Bruce McLernon outlines ADSS Cymru’s priorities for social services
ADSS Cymru last month announced its priorities for the next two years at last month’s national social services conference.
Now three years old, we feel ADSS Cymru has developed an approach to ensure it is well placed to provide the assertive professional and strategic leadership required as we develop the future landscape for social care in Wales.
The conference also provided a platform for Gwenda Thomas, deputy minister for social services, to announce the publication next year of a White Paper on the future of social services in Wales. This will inform the new Assembly Government, to be elected in May 2011.
In making her announcement Mrs Thomas helpfully reinforced the importance of social services belonging within the democratically-accountable system of local government under the leadership of the statutory director of social services and being an integral part of the local government family.
The publication of the White Paper will draw on the evidence from the Independent Commission on Social Services and a number of other reviews. Other significant pieces of work taking place on a UK-wide basis, such as the Law Commission Review of Adult Social Care Law; the Review of the Family Justice System and the Commission on the Funding of Care and Support, will also provide critical evidence to inform the White Paper.
To ensure ADSS Cymru has a voice at the table to contribute to the debate and to inform decisions about the future of social services in Wales, the association has developed its policy priorities around four key themes – models of social care; safeguarding and prevention; resources and commissioning and workforce and leadership development.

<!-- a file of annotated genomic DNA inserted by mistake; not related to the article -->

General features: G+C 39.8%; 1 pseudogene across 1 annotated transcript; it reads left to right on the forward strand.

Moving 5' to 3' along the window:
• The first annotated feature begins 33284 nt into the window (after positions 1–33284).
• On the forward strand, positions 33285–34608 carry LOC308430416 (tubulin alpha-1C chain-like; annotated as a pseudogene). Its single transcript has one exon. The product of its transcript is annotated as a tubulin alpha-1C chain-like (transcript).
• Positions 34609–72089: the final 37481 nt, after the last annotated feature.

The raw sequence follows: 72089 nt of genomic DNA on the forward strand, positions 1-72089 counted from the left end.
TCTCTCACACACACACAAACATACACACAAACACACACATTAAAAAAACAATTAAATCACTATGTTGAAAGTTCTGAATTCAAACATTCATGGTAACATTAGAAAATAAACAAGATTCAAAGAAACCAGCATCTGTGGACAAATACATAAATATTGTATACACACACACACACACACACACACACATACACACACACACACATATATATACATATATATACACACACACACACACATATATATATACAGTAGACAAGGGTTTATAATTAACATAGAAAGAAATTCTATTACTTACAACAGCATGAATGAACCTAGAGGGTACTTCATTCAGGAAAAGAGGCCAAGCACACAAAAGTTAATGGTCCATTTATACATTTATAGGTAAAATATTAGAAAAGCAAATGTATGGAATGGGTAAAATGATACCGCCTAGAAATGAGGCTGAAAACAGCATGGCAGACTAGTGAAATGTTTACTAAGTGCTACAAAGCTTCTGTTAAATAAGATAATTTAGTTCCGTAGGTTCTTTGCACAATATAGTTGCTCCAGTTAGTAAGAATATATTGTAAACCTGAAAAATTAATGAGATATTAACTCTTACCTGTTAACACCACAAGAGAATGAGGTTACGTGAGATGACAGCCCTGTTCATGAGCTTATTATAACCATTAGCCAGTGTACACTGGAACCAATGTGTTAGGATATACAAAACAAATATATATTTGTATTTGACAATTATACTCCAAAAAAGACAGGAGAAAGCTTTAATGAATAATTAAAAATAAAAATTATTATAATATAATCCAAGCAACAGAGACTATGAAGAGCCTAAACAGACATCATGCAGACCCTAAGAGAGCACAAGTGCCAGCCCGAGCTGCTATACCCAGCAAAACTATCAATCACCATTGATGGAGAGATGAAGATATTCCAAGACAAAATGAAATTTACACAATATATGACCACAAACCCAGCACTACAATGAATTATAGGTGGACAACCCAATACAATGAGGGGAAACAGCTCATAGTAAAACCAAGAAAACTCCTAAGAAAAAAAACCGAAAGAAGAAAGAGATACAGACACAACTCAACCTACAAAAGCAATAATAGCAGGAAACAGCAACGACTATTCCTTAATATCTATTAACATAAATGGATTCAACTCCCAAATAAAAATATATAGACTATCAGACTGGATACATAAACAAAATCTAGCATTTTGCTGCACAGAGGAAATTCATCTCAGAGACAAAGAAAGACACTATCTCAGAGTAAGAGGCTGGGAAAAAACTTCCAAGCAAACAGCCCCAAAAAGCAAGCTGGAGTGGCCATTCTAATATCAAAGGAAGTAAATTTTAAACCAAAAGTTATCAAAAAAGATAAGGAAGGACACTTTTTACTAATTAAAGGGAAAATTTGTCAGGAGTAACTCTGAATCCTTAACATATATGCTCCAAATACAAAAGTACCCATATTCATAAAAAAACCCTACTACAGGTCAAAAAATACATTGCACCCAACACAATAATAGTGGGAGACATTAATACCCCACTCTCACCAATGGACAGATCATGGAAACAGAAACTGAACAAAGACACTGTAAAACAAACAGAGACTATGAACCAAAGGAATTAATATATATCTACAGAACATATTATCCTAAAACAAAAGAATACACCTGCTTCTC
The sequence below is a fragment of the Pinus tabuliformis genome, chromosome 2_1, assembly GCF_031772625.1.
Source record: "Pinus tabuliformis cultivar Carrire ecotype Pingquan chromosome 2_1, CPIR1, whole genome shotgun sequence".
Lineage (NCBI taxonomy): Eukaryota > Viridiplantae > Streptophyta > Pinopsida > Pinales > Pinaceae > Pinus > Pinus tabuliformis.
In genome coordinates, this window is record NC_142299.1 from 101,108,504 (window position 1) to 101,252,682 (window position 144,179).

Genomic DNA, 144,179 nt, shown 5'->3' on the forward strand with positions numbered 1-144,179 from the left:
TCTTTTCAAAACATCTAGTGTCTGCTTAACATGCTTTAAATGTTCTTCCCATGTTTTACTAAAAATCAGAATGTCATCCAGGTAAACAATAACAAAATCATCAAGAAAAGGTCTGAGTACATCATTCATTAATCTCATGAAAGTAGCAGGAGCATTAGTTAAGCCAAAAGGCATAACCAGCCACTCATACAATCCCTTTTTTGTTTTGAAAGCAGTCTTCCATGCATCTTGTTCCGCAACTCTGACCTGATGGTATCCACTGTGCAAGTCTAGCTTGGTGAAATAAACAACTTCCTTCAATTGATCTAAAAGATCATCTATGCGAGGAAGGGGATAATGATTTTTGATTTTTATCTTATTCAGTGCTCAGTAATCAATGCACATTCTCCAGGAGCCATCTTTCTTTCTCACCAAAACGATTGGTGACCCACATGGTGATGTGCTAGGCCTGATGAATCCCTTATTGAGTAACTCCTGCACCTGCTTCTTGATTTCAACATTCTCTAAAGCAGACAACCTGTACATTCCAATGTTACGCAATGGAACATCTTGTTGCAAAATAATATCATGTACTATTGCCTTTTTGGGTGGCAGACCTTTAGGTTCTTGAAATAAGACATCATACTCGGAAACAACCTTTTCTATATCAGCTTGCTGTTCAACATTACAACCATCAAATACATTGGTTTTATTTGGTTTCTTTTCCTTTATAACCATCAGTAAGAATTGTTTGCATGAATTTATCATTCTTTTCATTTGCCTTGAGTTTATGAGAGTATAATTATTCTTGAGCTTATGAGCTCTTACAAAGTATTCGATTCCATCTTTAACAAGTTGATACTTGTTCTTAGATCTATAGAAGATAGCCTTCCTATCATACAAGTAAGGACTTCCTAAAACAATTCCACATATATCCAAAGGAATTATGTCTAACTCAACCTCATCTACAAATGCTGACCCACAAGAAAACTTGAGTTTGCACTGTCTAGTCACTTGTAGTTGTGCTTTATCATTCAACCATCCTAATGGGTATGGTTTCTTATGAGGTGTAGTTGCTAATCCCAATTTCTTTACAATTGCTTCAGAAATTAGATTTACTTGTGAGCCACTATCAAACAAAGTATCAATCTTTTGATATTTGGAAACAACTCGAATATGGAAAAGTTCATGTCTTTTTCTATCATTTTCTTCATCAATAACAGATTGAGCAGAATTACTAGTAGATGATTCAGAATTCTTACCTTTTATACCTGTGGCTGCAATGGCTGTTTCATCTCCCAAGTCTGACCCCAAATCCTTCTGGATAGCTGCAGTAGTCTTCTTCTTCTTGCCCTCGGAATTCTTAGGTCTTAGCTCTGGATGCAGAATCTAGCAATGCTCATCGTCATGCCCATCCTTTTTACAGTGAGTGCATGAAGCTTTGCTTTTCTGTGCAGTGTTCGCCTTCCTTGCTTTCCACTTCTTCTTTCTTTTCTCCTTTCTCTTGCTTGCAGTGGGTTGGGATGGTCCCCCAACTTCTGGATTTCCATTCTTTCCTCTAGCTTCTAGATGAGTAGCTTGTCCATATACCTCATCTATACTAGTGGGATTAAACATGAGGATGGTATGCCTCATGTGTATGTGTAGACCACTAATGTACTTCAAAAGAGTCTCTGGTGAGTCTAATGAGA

These priorities will ensure ADSS Cymru has maximum flexibility to respond to the critical challenges facing social services and they will be driven forward by a strong integrated membership of directors, heads of service and associate members.
Underpinning our priorities are a number of key messages.
Social services is an integral part of the local government family alongside education, housing and social and community regeneration. But it must also be aligned with health through a partnership between health and local government.
The focus of social services must be on the family by ensuring there is seamless integration between adult and children’s services.
We accept not all 22 social services departments should be doing everything themselves and we should be looking at how services are best delivered at national, regional and local level.
Where it is appropriate social services departments do and will collaborate – there are many examples of local authorities delivering services jointly, be they adult placements, adoption services, out- of-hours emergency social work service, commissioning, or care line emergency response services.
The financial challenges for the public sector and social care in particular will be significant as we try to do more with less against a background of increasing public expectations.
We are potentially looking at social services in Wales having to deliver efficiencies in the region of £200m to £300m over the next three years.
Hence the reason for doing things more smartly through collaborative commissioning and procurement, developing the mixed economy of social care and working with providers in delivering services which respond to the individual needs of service users.
ADSS Cymru has much to contribute to the White Paper through the learning we have done to date, the leadership we have provided in responding to the emerging challenges facing social services and local government and working with people as citizens with real choice and control.
We are fully committed to engage in shaping the detailed thinking that will inform the White Paper and its proposals.
Bruce McLernon is president of ADSS Cymru.